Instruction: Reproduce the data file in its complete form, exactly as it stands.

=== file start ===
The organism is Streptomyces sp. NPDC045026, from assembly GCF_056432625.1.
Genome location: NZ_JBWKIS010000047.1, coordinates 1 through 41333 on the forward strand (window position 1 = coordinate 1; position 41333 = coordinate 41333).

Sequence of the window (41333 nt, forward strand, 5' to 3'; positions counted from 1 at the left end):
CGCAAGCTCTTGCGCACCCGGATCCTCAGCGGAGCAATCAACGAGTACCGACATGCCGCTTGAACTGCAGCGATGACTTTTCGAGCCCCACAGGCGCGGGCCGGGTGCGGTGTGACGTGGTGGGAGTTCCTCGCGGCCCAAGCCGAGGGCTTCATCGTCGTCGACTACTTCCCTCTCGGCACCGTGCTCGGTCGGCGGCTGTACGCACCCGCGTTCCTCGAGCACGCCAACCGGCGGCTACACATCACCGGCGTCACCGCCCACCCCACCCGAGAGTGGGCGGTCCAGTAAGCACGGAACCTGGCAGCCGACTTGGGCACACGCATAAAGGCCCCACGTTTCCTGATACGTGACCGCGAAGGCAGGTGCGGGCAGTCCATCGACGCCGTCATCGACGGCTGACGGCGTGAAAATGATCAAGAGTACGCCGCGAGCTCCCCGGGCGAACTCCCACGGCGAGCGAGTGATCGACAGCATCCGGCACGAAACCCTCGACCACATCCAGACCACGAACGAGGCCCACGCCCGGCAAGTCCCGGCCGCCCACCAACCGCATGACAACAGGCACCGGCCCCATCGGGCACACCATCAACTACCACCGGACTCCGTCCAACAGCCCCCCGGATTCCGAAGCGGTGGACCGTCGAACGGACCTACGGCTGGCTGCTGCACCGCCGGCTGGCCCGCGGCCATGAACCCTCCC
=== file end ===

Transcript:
The organism is Streptomyces sp. NPDC045026, from assembly GCF_056432625.1.
Genome location: NZ_JBWKIS010000047.1, coordinates 1 through 41333 on the forward strand (window position 1 = coordinate 1; position 41333 = coordinate 41333).

Sequence of the window (41333 nt, forward strand, 5' to 3'; positions counted from 1 at the left end):
CGCAAGCTCTTGCGCACCCGGATCCTCAGCGGAGCAATCAACGAGTACCGACATGCCGCTTGAACTGCAGCGATGACTTTTCGAGCCCCACAGGCGCGGGCCGGGTGCGGTGTGACGTGGTGGGAGTTCCTCGCGGCCCAAGCCGAGGGCTTCATCGTCGTCGACTACTTCCCTCTCGGCACCGTGCTCGGTCGGCGGCTGTACGCACCCGCGTTCCTCGAGCACGCCAACCGGCGGCTACACATCACCGGCGTCACCGCCCACCCCACCCGAGAGTGGGCGGTCCAGTAAGCACGGAACCTGGCAGCCGACTTGGGCACACGCATAAAGGCCCCACGTTTCCTGATACGTGACCGCGAAGGCAGGTGCGGGCAGTCCATCGACGCCGTCATCGACGGCTGACGGCGTGAAAATGATCAAGAGTACGCCGCGAGCTCCCCGGGCGAACTCCCACGGCGAGCGAGTGATCGACAGCATCCGGCACGAAACCCTCGACCACATCCAGACCACGAACGAGGCCCACGCCCGGCAAGTCCCGGCCGCCCACCAACCGCATGACAACAGGCACCGGCCCCATCGGGCACACCATCAACTACCACCGGACTCCGTCCAACAGCCCCCCGGATTCCGAAGCGGTGGACCGTCGAACGGACCTACGGCTGGCTGCTGCACCGCCGGCTGGCCCGCGGCCATGAACCCTCCC